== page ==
• Members of the Assessment Steering Committee offer several workshops on assessment-related topics each semester. These provide a resource to departments and units that want to improve their assessment practices. Equally important, they provide an opportunity to discuss assessment across department and unit lines.
  • We trained 20 assessment peer consultants in January 2008 and trained 16 more in October, just as this update is being submitted. The 11 hours of training focus on assessment principles, institutional policies and resources, analysis of case materials, and role playing of peer consulting scenarios. Those trained in January found all parts of the training to be useful, but they cited the case materials (SWOT analysis of assessment practices in their own programs and role playing of three cases) as especially useful. We are developing additional case materials for use at monthly meetings of the peer consultants. 
  • The Assessment Peer Consulting program provides an opportunity for faculty and staff members who are interested in assessment to interact with each other during the training, in consultations, and in meetings of the peer consultants. The opportunity for interaction across academic/non-academic lines has been especially valuable. Along with other mechanisms for communicating about assessment across department and unit lines, the Assessment Peer Consulting program is helping to create a synergy that is gradually changing the culture of the institution.
  • An assessment grant competition was reinstituted in 2007-08 after a one-year hiatus. Fourteen grants were awarded in 2007-08. The proposal deadline for this year’s competition is November 10. Although the grants are small in size ($2000 cap), they are enough to encourage faculty members to make room in their busy schedules for assessment projects. The reports submitted by last year’s grant recipients document that each grant resulted in improvements in program assessment and/or student learning.  Most of the grant recipients are presenting on their grant projects on a faculty development day. In August, a panel including recipients of five grants was well attended and well received. Another session with grant recipients is planned for January 2009.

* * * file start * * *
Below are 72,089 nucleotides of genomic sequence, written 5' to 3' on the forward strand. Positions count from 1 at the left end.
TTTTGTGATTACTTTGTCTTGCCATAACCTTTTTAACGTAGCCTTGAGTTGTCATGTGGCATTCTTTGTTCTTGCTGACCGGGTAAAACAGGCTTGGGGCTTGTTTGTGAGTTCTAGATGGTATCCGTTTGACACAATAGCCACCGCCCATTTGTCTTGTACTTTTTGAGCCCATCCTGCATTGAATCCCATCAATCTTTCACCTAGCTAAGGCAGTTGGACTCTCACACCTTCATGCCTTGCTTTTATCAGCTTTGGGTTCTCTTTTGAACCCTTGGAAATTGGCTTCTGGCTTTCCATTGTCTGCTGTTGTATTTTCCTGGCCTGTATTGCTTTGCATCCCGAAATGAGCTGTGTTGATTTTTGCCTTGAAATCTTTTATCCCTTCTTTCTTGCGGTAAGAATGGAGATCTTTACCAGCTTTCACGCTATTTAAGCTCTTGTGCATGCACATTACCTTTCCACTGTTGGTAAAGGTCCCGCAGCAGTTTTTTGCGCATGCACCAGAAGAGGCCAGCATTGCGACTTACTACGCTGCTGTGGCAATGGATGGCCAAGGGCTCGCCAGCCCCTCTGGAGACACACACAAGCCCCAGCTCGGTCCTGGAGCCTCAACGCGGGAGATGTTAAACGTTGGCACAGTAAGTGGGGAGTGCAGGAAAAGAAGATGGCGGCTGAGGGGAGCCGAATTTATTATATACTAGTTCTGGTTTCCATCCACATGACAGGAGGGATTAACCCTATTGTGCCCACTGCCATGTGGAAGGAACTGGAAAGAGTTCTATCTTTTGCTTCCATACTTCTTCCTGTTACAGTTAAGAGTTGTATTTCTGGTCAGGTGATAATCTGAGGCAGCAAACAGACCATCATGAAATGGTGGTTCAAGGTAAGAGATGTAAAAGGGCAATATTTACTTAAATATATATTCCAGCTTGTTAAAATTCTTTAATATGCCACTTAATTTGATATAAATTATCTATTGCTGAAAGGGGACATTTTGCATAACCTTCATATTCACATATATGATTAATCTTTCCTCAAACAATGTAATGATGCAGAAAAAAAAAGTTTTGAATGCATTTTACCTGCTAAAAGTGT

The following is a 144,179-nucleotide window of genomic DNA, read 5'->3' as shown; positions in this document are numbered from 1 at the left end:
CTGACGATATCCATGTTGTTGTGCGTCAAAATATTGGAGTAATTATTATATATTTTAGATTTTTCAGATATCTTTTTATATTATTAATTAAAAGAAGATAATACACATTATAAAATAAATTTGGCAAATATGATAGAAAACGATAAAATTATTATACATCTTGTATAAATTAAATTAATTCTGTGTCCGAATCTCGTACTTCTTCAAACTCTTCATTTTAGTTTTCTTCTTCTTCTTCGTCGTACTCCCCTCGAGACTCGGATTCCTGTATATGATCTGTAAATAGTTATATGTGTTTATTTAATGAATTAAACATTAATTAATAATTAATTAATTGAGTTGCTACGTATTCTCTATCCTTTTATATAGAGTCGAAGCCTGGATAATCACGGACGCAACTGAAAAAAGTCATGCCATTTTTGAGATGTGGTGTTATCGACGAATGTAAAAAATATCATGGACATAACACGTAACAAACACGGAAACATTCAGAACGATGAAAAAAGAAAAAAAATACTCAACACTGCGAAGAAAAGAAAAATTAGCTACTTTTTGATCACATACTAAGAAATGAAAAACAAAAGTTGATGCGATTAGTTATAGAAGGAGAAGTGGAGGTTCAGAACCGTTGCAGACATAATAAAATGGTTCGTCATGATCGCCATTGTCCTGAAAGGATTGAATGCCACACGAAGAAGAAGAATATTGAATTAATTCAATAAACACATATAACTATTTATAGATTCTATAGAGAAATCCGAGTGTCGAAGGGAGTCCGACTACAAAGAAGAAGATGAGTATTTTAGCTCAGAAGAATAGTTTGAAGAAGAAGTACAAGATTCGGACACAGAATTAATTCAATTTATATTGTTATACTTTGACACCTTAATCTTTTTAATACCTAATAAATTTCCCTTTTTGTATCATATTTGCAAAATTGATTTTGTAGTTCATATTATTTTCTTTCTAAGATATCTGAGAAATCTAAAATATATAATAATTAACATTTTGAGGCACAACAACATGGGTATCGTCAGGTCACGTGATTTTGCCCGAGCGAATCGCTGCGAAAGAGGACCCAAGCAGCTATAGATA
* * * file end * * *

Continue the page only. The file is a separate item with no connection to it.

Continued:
4. How has this project engaged stakeholders (e.g., faculty, administrators, staff, students) in assessing and improving student learning?

  • The Walvoord workshops attracted a large number of faculty members, staff, and administrators. Interest in Walvoord’s approach has stimulated discussions in some programs. This led us to initiate the Advancing Program Assessment Through Discussion (APAD) program this year, which provides copies of Walvoord’s assessment books or another book specified by the department to support discussions about program assessment.
  • SCSU went through an extensive academic planning process last year. One consequence is that institutional planning, reporting, and budgeting processes are becoming increasingly integrated. For example, future assessment reports will be incorporated into a larger departmental report that encompasses all departmental activities.
  • The Assessment Luncheon, the Assessment Peer Consulting program, and assessment workshops bring together faculty, staff, and administrators to discuss and address assessment issues.
  • We plan to host CLA in the Classroom training in the spring. Several deans have expressed interest in having faculty members in their colleges participate, and it is likely that these deans will be providing financial support to support this participation.
  • The assessment grant program has administrative support. The Provost made $25,000 available for assessment grants last year and $20,000 this year. Last year the Dean of Continuing Studies also made available $5,000 to support proposals focusing on online learning.

5. What has been the impact of your Academy work on the institution, faculty and staff, students, learning and teaching, the culture...etc.?